LWOP vs. medical retirement


Q. I am an Air Force civilian serving a three-year tour overseas, I have completed four years of government service as of March 20, 2010 and I am 41 years old. However, I suffered a serious spine injury in March 2009 ,which caused me to be on Leave Without Pay due to a work-related injury beginning in April 2009 to January 2010. Since I have been overseas during my convalescence, my housing allowance was misreported and reduced and my post allowance was eliminated. My personnel office calls this an “government incentive for employees to return to work.” Because I was being “starved out,” I returned to work in January part time. I am having difficulty sitting on my job since I returned back to work. and I cannot take my medication during the day. I cannot afford to live and raise two school age children on the $36,000 medical disability that I would receive should I medically retire ,as I am a single parent. I have 16 quarters on Social Security but need 20 for medical disability. My DOL OWCP pay would be substantial to live on but it is not considered retirement. I just learned three days ago that my doctors are now determining that my injury/symptoms are now considered to be chronic and will continue to substantially limit my mobility, and ability to stand, walk, sit, lift, etc. I have completed over 100 medical appointments trying to restore my function and I soon to be scheduled for occupational assessment at home and work. I am quite concerned that I am going to be medically retired and put out on the streets while overseas.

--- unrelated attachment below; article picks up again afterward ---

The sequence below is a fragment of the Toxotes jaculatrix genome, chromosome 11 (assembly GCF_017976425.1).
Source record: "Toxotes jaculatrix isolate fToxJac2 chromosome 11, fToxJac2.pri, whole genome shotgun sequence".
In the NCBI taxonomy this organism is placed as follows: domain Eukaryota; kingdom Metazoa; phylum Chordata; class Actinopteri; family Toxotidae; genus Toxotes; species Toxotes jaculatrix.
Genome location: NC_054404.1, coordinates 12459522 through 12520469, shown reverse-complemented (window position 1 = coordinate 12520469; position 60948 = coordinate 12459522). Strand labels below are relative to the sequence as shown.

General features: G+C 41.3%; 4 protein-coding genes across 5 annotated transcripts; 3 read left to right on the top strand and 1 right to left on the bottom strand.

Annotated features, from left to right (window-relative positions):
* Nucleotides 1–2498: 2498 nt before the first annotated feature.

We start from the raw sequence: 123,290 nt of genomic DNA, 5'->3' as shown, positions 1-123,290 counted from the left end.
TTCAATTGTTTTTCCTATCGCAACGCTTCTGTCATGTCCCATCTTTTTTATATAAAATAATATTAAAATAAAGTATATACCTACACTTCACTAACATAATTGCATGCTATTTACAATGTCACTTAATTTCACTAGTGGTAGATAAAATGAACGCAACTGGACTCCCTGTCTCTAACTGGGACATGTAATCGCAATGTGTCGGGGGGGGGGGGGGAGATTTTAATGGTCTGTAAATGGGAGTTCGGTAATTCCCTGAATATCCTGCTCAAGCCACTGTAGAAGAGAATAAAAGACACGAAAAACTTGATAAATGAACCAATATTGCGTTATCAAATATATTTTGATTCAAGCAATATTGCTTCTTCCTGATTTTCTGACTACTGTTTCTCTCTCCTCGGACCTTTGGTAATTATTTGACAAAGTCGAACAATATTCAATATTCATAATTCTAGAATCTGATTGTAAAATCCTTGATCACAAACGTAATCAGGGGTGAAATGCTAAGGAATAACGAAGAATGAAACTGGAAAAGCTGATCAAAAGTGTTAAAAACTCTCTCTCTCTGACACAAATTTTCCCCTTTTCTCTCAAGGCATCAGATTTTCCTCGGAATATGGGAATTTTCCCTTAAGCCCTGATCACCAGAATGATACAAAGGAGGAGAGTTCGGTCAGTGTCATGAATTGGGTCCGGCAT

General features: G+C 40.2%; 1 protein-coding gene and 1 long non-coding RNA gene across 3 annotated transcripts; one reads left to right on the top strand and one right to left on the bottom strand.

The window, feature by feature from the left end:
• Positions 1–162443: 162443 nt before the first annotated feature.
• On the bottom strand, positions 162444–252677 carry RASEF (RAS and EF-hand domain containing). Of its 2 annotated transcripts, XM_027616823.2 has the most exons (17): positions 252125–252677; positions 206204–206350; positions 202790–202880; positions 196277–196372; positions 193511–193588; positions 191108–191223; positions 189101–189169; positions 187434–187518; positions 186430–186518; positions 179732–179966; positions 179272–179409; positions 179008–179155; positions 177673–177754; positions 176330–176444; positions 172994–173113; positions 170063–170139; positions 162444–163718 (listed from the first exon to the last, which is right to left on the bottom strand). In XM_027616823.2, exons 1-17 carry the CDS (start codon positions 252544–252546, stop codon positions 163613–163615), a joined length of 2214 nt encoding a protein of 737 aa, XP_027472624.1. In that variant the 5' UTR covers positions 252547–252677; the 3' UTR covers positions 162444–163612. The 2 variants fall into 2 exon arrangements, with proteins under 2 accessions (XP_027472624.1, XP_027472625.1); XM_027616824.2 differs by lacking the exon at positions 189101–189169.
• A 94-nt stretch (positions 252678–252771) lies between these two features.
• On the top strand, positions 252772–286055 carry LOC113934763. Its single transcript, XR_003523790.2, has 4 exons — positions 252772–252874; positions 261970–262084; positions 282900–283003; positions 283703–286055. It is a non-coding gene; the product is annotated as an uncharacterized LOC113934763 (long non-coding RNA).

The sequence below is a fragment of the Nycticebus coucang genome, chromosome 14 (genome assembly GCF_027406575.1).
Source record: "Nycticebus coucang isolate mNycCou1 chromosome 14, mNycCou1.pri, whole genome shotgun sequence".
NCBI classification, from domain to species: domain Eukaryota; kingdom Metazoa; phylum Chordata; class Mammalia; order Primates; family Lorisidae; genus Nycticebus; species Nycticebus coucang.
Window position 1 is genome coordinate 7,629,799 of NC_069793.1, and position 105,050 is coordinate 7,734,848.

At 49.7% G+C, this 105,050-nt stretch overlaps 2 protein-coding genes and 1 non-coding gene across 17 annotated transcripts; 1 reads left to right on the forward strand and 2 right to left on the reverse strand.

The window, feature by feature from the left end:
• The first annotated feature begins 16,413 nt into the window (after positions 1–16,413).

A. Remaining on workers compensation is the best financial option you have at present. However, to protect yourself, you should also apply for disability retirement under FERS. If you do that, you must also file for disability retirement under Social Security. Whether you would be eligible to apply for a Social Security disability benefit depends on your age and the number of credits you have under Social Security. To see where you stand, go to www.ssa.gov/retire2/credits3.htm. If approved for disability retirement under FERS, for the first 12 months you would receive 60 percent of your high-3 average salary, minus 100 percent of any Social Security disability benefit. After that you would get 40 percent of your high-3, minus 60 percent of any Social Security disability benefit.


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Reg Jones was head of retirement and insurance policy at the Office of Personnel Management. Email your retirement-related questions to fedexperts@federaltimes.com.

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